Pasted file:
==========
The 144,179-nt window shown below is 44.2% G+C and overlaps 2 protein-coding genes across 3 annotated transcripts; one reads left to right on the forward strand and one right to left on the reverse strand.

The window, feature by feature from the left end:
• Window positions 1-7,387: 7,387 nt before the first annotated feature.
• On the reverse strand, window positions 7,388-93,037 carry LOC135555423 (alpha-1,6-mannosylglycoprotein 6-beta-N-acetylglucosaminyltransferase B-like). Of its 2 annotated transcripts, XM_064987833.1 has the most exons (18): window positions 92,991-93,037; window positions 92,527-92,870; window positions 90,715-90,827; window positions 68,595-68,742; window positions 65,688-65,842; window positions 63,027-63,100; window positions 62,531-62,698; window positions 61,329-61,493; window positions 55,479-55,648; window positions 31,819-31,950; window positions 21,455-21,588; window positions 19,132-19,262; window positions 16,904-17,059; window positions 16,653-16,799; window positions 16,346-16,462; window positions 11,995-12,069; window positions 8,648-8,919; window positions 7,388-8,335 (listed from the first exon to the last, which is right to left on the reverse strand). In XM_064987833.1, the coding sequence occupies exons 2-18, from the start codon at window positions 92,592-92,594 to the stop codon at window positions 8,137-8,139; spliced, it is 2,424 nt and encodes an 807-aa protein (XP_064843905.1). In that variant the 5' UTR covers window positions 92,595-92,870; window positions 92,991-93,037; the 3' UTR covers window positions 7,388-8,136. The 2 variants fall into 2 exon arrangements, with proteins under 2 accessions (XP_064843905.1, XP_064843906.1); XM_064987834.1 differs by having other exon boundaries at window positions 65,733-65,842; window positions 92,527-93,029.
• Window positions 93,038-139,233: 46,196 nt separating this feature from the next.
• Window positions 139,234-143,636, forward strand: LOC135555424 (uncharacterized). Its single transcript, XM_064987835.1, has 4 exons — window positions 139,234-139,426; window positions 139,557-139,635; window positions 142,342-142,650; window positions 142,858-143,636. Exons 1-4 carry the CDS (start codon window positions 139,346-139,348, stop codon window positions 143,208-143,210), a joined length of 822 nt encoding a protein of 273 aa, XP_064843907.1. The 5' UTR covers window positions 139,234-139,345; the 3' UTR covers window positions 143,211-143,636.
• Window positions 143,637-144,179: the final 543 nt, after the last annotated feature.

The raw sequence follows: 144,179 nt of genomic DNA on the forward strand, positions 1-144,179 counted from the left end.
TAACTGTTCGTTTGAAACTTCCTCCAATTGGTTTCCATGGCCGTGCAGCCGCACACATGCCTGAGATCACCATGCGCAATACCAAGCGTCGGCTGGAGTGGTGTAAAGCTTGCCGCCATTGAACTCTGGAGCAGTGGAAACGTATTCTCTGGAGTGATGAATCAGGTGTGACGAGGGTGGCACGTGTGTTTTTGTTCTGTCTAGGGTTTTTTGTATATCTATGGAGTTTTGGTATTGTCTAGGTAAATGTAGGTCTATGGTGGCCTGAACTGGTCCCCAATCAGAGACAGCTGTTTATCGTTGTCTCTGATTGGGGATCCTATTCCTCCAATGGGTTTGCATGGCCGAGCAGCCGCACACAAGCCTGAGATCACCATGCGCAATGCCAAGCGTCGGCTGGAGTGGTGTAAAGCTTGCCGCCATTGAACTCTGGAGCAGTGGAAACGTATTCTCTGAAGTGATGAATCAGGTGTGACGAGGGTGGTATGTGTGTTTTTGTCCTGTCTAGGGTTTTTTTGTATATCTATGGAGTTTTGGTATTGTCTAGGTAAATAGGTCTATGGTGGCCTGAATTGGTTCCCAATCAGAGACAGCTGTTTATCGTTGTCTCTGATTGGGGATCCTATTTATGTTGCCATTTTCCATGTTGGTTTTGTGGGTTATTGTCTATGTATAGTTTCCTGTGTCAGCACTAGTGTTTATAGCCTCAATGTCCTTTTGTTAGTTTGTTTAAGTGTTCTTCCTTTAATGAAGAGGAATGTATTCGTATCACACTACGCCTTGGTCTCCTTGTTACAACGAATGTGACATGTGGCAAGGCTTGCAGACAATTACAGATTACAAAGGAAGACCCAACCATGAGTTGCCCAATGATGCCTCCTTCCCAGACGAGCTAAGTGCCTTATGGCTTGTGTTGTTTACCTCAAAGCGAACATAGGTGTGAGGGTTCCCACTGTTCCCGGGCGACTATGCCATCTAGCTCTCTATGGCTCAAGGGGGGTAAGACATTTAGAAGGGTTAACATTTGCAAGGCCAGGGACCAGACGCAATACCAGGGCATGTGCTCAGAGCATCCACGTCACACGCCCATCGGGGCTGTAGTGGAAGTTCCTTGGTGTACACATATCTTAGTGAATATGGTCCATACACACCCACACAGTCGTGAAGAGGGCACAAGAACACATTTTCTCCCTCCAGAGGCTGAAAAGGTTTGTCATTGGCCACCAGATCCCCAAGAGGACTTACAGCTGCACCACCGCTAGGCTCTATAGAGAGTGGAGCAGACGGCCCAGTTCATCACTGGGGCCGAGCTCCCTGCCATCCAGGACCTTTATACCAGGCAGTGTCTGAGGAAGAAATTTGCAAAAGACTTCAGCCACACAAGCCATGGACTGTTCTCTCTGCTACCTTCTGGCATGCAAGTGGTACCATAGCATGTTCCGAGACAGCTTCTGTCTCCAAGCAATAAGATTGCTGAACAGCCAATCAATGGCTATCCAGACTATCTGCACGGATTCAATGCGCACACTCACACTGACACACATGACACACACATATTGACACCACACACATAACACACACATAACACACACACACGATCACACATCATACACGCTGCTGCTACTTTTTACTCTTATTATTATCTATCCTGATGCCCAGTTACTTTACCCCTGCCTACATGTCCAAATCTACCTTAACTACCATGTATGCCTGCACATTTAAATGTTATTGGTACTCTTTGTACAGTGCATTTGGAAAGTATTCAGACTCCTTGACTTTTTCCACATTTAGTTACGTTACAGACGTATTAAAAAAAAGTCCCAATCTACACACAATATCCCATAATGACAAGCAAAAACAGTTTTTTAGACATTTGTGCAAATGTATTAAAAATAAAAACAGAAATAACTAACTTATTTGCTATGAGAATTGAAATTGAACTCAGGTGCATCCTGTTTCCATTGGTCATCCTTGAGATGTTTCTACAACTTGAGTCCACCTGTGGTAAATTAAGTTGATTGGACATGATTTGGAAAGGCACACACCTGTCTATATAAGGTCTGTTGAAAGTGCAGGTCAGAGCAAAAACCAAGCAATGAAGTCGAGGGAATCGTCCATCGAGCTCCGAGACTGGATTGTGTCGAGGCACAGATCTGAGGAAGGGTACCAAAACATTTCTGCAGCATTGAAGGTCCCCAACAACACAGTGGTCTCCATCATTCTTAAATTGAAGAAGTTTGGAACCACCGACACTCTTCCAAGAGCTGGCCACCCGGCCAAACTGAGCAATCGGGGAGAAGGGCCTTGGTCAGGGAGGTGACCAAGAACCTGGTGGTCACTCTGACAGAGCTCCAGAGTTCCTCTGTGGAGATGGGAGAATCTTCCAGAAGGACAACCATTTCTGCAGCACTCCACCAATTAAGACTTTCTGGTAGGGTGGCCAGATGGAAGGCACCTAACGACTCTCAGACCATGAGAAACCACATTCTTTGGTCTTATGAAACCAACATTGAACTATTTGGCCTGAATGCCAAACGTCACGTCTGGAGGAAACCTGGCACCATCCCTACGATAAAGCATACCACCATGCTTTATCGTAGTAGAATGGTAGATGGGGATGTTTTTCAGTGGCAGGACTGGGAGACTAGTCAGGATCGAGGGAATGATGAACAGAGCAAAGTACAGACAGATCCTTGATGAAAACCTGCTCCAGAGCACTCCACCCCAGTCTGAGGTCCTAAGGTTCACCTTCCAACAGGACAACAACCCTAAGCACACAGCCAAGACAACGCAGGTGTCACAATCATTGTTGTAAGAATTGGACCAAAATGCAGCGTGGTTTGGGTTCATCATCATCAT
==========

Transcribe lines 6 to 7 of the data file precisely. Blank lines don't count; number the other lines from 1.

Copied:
• Window positions 139,234-143,636, forward strand: LOC135555424 (uncharacterized). Its single transcript, XM_064987835.1, has 4 exons — window positions 139,234-139,426; window positions 139,557-139,635; window positions 142,342-142,650; window positions 142,858-143,636. Exons 1-4 carry the CDS (start codon window positions 139,346-139,348, stop codon window positions 143,208-143,210), a joined length of 822 nt encoding a protein of 273 aa, XP_064843907.1. The 5' UTR covers window positions 139,234-139,345; the 3' UTR covers window positions 143,211-143,636.
• Window positions 143,637-144,179: the final 543 nt, after the last annotated feature.